During the American War of Independence, old metal was collected to make weapons. Paul Revere, a silversmith, advertised for scrap, and many a patriot contributed cooking utensils such as cast iron pots to the cause. Some localities established regulations and procedures for collecting rags to be used in papermaking, and, not surprisingly, the ever inventive Benjamin Franklin used paper made from such material in his printing press.
In England in 1801 a papermaker named Matthias Koop invented a process to extract ink from previously used stationery, repulp the used paper, and then use the pulp to make paper suitable for correspondence, invoices, and bills of lading.
During the mid-19th century a demand for canned food rose, driven by the need to supply California Gold Rush miners and, a decade later, soldiers fighting in the American Civil War. Manufacturers in the East developed ways to package meat and fruit in metal containers. By 1854 around 30 million cans were being produced annually in the U.S. for use by the food industry. And so began the need to recapture the metal in the cans.
In Europe in 1865 the Salvation Army began collecting and recycling cast-off materials of all kinds, sending bands of unskilled workers—“Household Salvage Brigades”—out to find waste material that could be reused or repurposed. Eventually that organization would move to the U.S.
The first U.S. curbside recycling program began in Baltimore, Maryland, in 1874. Two decades later New York set up a commissioner of street sweeping to get the city’s burgeoning waste problem under control. Some of the collected items were sorted out and resold to help pay for the program. That led, in 1894, to the creation of a materials-recovery facility that sorted paper, metals, carpet, burlap, twine, and rubber. Shortly after the start of the 20th century a factory opened in Chicago to recycle aluminum cans, and in 1904 a similar facility opened in Cleveland.
World War I increased the need for raw materials. The federal government established the Waste Reclamation Service, with the motto “Don’t Waste Waste—Save It.” The economic collapse and depression in the 1920s and 1930s led to a widespread reuse of materials within homes.
Reuse became critical again when the world went back to war in 1939. In the U.S. the War Production Board created a Salvage Division, which had 20,000 committees with some 400,000 volunteers retrieving metal for war use in campaigns that encouraged people to “get in the scrap.” It was claimed that saving metal stays from corsets produced enough steel to make two battleships—though that may have been an exaggeration. In Chicago 3,000 newspaper carriers were organized by the Herald and American to go from house to house collecting scrap iron. They called themselves "Junior Salvage Commandos."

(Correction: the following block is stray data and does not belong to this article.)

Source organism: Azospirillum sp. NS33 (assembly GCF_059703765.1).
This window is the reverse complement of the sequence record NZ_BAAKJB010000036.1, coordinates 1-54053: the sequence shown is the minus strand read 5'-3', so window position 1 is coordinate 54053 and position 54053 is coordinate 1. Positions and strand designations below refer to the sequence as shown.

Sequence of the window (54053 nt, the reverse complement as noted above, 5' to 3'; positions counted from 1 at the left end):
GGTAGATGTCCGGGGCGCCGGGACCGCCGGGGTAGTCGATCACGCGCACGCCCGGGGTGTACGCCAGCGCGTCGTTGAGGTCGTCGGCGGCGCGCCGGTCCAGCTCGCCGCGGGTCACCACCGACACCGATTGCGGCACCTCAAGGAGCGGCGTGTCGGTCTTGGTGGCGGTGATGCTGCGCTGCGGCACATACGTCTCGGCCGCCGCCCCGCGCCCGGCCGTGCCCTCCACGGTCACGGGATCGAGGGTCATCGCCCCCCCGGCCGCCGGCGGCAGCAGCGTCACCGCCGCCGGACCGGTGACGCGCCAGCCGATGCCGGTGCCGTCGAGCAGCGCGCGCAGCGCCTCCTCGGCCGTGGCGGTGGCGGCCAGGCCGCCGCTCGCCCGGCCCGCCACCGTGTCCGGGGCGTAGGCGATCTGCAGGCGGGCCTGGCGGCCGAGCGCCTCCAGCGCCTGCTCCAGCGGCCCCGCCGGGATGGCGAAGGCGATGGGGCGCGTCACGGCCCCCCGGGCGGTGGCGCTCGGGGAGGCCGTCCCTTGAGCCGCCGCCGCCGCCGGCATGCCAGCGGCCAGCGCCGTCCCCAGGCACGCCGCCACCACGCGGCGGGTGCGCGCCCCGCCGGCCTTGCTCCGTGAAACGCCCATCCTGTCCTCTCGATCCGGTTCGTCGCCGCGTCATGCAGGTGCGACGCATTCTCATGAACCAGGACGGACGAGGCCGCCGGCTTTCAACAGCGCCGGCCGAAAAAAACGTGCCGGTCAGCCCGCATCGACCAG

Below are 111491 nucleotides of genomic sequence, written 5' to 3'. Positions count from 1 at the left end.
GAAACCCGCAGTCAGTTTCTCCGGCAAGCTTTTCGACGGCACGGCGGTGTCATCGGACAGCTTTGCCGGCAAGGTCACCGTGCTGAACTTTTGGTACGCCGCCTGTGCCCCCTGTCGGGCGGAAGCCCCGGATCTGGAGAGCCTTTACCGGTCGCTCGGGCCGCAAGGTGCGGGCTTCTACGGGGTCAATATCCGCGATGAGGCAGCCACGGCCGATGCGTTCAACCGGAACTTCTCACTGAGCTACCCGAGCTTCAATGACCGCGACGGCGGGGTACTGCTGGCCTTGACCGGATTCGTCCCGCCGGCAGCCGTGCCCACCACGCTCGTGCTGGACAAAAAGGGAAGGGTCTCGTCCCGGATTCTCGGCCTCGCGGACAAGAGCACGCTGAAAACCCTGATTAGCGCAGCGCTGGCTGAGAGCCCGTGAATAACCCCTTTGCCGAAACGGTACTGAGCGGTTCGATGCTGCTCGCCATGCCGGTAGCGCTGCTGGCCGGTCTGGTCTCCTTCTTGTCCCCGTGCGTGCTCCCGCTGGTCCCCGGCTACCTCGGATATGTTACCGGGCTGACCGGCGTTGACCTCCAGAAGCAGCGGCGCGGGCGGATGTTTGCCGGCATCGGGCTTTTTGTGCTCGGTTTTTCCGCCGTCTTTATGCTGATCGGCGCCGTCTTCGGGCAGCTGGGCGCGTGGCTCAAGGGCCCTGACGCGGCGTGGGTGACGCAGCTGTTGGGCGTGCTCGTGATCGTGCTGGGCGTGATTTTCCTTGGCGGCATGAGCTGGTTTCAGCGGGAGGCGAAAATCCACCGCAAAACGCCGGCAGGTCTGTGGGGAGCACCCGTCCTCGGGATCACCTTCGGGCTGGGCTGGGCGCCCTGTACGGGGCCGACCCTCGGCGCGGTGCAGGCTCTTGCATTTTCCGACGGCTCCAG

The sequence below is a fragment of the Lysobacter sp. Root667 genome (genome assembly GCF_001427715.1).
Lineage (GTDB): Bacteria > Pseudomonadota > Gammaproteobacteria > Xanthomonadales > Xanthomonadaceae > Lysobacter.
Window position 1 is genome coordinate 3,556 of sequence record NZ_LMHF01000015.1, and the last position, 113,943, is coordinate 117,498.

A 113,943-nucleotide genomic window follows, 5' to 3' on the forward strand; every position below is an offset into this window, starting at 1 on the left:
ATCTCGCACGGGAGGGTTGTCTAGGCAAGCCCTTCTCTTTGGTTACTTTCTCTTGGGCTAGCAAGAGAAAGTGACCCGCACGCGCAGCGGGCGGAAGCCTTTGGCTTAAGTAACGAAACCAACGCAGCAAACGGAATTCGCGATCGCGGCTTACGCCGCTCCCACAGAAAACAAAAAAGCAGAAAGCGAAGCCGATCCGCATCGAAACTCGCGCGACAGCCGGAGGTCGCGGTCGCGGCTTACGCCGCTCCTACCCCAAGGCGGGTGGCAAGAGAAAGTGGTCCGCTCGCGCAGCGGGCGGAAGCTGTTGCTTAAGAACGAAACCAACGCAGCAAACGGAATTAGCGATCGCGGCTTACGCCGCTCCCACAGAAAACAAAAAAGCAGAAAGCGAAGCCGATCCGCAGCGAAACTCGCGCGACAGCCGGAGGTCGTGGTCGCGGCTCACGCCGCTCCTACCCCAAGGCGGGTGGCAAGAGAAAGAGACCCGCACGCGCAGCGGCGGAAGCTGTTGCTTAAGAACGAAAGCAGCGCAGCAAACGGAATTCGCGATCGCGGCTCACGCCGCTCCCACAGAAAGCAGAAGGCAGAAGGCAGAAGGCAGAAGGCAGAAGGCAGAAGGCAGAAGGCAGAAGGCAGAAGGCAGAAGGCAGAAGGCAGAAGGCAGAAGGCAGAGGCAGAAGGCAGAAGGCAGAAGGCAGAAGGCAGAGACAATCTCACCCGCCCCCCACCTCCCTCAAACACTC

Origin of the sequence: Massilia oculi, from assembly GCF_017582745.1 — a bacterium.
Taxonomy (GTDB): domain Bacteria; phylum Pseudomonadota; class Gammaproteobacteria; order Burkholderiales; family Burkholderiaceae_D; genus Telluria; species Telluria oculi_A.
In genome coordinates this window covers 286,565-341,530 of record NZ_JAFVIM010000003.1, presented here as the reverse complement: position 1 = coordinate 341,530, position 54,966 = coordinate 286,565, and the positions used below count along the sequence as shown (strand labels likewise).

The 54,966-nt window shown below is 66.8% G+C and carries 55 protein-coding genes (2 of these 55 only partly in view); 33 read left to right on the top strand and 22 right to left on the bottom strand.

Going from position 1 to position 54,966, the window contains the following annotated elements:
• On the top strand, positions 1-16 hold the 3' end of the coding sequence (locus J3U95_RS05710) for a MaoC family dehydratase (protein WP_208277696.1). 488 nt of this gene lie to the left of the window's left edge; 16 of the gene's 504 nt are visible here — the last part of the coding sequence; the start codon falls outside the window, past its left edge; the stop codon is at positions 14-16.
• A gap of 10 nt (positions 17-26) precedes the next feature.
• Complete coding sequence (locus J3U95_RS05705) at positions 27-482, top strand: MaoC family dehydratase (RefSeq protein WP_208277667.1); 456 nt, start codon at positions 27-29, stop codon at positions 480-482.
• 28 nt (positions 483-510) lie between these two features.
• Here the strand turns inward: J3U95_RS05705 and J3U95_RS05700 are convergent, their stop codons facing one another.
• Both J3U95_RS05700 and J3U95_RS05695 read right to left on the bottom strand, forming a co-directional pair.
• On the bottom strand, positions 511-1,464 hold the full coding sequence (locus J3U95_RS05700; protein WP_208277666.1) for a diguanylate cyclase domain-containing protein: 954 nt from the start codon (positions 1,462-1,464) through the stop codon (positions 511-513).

In 1964 the all-aluminum can replaced the mixed metal “tin” can of the past. The aluminum industry organized a system to retrieve the cans for reuse, and recycling programs began to be set up around the country to facilitate the recycling of aluminum.
The Solid Waste Disposal Act of 1965 recognized that trash was a resource. By 1970 increasing awareness of the environment—through such events as the first annual Earth Day—brought a renewed interest in recycling. That same year the EPA was created to address the issue of pollution in the environment, and Congress passed the Resource Recovery Act to push recovery methods rather than just efficient disposal.
In 1971 Oregon’s “bottle bill” required a nickel deposit on each bottle when it was sold to the public that would be redeemed when the bottle was returned. The small sum ensured a steady supply of glass bottles for recycling by the soft-drink industry. By 1972 beverage cans collected for reuse produced around 53 million pounds of aluminum each year.
Following the patenting in 1973 of the polyethylene terephthalate (PET) plastic bottle, the use of plastic rose. Recycling of PET bottles began in 1977 but didn’t take off in a big way for several years. Meanwhile, the government tried to address the burgeoning refuse problem with the Federal Resource Conservation and Recovery Act. Landfills began to be more closely regulated and watched, and programs for handling hazardous waste were established. California and then Rhode Island passed recycling laws for beverage containers, and by the early 1990s recycled paper was in widespread use.
Analysis of trash in landfills in the 1990s by academic William Rathje, an urban archaeologist from Arizona, revealed that much trash does not break down in landfills. Plastic garbage bags preserved the refuse rather than allowing it to decompose—a startling finding that led to the invention of biodegradable trash bags. The study discovered that “over 50 percent by weight and over 63 percent by volume of typical residential garbage was recyclable.”
William Rathje, “Once and Future Landfills,” National Geographic, May 1991.
Rathje, William L., and Murphy, Cullen. Rubbish! The Archaeology of Garbage. University of Arizona Press, 2001.
Zeller, Tom, Jr., “Recycling: The Big Picture.” National Geographic (January 2008), 82-87.
"The Victory Home: A WWII Home Front Reference Library::http://tvh.bfn.org/metal.html#Posters
Last updated: October 19, 2007